I can't for the life of me remember who it was that called New Zealand a team of number sevens. Obviously, it was more appropriate during the Cairns-Harris-Astle-Latham-Larsen-Parore days, when almost everyone in the team could bat a bit, bowl a bit, field remarkably well, and even captain the side (remember Lee Germon?). Indeed, between Martin Crowe and Daniel Vettori, there hasn't really been a single New Zealand cricketer worth talking about. A notable exception was Shane Bond, who strutted his stuff for too short a while. Nathan Astle's 222 against England in 2002 also stands out in my mind as among the great counter-punching innings in recent Test history.
Anyway, that's all in the past. Right now, the New Zealand team wears an even more forlorn look. Partly because the only truly world-class performer in the country - Vettori - isn't around for the Tests. And partly because the current set of players have recently made West Indies look like a champion side. Partly also because Ross Taylor (42.80) is the only batsman in the side averaging more than 40 in Tests.
Mohandas Menon, whom we read so often on Wisden India, informs me that the 1056 No. 7 batsmen in Test history (prior to the Lord's Test between England and South Africa) have a cumulative average of 27.23. The likely New Zealand top six that will play the Tests in India - Taylor, Daniel Flynn, Martin Guptill, Brendon McCullum, Kane Williamson (who has also captained the team) and BJ Watling - averages 34.15 between them. Slightly better than No. 7, but not by much.
Which brings me to the point: the India-New Zealand Test series starts this week, and it is one that will portend the direction in which India's new season will head. The team's in flux right now. Rahul Dravid and VVS Laxman, automatic No. 3 and No. 5 in the Test team till recently, have vanished. Virat Kohli appears to have acquitted himself well, but we have no real assessment of Cheteshwar Pujara, Suresh Raina, Ajinkya Rahane or Subramanian Badrinath, the replacement options for Dravid and Laxman. The bowling attack looks all right, but has, traditionally, depended on the batsmen to take a lot of the burden off it.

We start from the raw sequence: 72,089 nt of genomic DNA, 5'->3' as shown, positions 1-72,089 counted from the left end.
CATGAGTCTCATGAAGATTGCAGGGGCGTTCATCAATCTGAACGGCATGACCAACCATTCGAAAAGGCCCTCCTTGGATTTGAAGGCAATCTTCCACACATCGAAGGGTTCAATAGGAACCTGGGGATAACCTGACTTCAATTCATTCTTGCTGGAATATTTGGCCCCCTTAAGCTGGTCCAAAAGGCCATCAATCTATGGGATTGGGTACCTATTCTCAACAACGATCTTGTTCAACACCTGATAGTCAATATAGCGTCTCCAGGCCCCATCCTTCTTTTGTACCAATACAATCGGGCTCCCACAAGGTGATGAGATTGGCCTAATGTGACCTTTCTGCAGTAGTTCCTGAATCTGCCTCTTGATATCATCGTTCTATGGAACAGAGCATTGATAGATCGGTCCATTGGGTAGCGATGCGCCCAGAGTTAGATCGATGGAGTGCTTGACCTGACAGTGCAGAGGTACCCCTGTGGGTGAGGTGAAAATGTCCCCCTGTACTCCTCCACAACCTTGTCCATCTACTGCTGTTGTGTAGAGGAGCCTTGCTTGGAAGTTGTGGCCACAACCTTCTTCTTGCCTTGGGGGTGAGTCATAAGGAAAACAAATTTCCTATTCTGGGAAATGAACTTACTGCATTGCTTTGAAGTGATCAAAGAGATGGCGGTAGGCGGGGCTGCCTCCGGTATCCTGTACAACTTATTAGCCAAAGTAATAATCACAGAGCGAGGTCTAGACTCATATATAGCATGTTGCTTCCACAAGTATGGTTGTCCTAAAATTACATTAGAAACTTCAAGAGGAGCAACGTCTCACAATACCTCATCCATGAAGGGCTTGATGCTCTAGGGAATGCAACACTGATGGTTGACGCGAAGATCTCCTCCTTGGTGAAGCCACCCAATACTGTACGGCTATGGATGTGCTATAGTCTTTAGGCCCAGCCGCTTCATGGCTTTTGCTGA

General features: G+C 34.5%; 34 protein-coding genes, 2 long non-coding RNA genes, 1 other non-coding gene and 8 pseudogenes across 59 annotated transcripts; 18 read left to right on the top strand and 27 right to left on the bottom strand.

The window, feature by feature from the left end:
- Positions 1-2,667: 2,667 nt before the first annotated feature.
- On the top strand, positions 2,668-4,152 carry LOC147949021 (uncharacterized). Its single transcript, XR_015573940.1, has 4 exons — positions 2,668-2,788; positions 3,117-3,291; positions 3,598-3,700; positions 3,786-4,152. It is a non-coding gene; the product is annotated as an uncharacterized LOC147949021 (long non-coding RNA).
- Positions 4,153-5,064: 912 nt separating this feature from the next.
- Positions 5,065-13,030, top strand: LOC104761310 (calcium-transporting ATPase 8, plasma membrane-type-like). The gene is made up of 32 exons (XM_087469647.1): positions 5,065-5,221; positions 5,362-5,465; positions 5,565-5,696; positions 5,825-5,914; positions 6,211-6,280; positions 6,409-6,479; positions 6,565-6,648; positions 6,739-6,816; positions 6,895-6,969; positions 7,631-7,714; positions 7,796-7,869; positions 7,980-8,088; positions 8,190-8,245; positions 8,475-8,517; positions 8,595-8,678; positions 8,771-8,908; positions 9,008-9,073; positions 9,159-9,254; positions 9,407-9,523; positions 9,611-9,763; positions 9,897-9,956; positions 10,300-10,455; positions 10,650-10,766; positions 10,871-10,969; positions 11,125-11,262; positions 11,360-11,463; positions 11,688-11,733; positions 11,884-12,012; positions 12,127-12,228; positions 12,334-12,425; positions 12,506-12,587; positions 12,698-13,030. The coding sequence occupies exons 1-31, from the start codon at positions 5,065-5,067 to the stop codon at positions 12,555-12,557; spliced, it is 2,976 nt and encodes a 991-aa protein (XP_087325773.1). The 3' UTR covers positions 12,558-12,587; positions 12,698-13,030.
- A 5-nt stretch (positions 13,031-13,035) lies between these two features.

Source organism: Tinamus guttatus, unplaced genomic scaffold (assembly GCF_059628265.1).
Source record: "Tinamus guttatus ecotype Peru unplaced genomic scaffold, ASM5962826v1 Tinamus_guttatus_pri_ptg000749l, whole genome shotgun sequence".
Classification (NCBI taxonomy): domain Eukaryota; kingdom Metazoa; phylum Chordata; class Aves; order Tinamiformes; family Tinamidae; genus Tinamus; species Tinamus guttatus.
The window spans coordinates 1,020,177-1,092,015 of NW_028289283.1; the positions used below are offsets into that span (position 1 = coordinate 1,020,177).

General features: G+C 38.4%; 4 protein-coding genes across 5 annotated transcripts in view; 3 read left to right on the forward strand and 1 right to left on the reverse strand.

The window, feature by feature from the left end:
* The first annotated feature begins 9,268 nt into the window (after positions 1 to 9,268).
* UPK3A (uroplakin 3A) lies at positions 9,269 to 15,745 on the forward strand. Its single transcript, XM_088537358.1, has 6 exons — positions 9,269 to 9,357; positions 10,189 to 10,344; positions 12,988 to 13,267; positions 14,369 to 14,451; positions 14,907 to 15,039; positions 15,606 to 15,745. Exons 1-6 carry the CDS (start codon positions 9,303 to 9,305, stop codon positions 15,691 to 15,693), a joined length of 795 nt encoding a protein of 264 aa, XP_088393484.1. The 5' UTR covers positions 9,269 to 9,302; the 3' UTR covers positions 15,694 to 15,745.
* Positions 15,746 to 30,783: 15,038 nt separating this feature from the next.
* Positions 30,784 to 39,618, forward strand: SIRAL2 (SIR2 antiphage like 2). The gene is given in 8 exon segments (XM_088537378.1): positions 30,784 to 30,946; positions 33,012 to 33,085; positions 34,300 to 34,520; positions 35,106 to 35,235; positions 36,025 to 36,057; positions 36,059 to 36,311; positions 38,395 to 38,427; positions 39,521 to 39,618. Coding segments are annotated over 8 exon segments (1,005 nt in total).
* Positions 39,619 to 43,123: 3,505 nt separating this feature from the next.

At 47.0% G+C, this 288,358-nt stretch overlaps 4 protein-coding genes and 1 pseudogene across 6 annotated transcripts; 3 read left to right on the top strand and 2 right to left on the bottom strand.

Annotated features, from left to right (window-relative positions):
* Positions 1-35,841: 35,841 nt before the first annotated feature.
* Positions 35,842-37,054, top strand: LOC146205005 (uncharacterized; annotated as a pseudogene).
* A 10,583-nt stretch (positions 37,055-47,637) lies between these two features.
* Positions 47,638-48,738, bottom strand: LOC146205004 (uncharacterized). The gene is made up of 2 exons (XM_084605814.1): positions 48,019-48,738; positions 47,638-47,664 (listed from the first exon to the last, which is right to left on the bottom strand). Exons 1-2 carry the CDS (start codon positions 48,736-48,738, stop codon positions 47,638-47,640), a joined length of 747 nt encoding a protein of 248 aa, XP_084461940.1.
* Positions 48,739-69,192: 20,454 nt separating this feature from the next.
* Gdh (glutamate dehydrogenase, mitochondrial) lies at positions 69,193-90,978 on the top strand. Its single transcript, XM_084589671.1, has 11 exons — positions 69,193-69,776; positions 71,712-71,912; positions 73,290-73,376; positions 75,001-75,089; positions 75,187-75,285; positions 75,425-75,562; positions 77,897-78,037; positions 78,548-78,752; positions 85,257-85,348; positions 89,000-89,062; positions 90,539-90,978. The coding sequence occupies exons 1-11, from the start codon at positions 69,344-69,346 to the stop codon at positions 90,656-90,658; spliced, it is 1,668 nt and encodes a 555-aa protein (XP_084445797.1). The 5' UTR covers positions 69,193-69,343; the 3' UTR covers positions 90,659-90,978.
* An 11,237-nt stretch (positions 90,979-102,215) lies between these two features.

Most people I have read recently seem to be of the opinion that it's a good thing India plays almost all of its cricket at home this season; it will help the process of transition and help players like Pujara and others settle down before tougher times abroad. If that's correct, and baptism by fire at, say, the WACA, is not the best way to start the process, then it is certainly a good thing that New Zealand should visit before England and Australia do.
At home, batsmen who have traditionally struggled against pace and swing should find things easier. Once the spinners come into play on typical Indian tracks in Hyderabad and Bangalore, the inexperience of Flynn, Williamson and Watling might stand them in poor stead. Meanwhile, with the battle-hardened Virender Sehwag, Gautam Gambhir, Sachin Tendulkar, Mahendra Singh Dhoni and Zaheer Khan to help the Indian youngsters along, the start of the season should go the way India wants it to.
It follows then that failure, individually or collectively, against New Zealand should be dealt with severely. With England and Australia - the two teams that whitewashed India in Test series last season - coming immediately afterwards, the Indians must use the series against New Zealand to make a big statement. Holes the size of Dravid and Laxman are not easy to plug, and those are the ones England and Australia will be targetting. It's non-stop cricket from here on, and the more individuals fail, the tougher it will be to find success as a team.
It's simple. If New Zealand cannot be beaten comprehensively, chances are that Australia and England will be beaten after a lot of kicking and screaming or, who knows, not at all. And on home ground, fans might not be willing to accept that eventuality, even those that were forgiving during the 0-4 wipeouts abroad.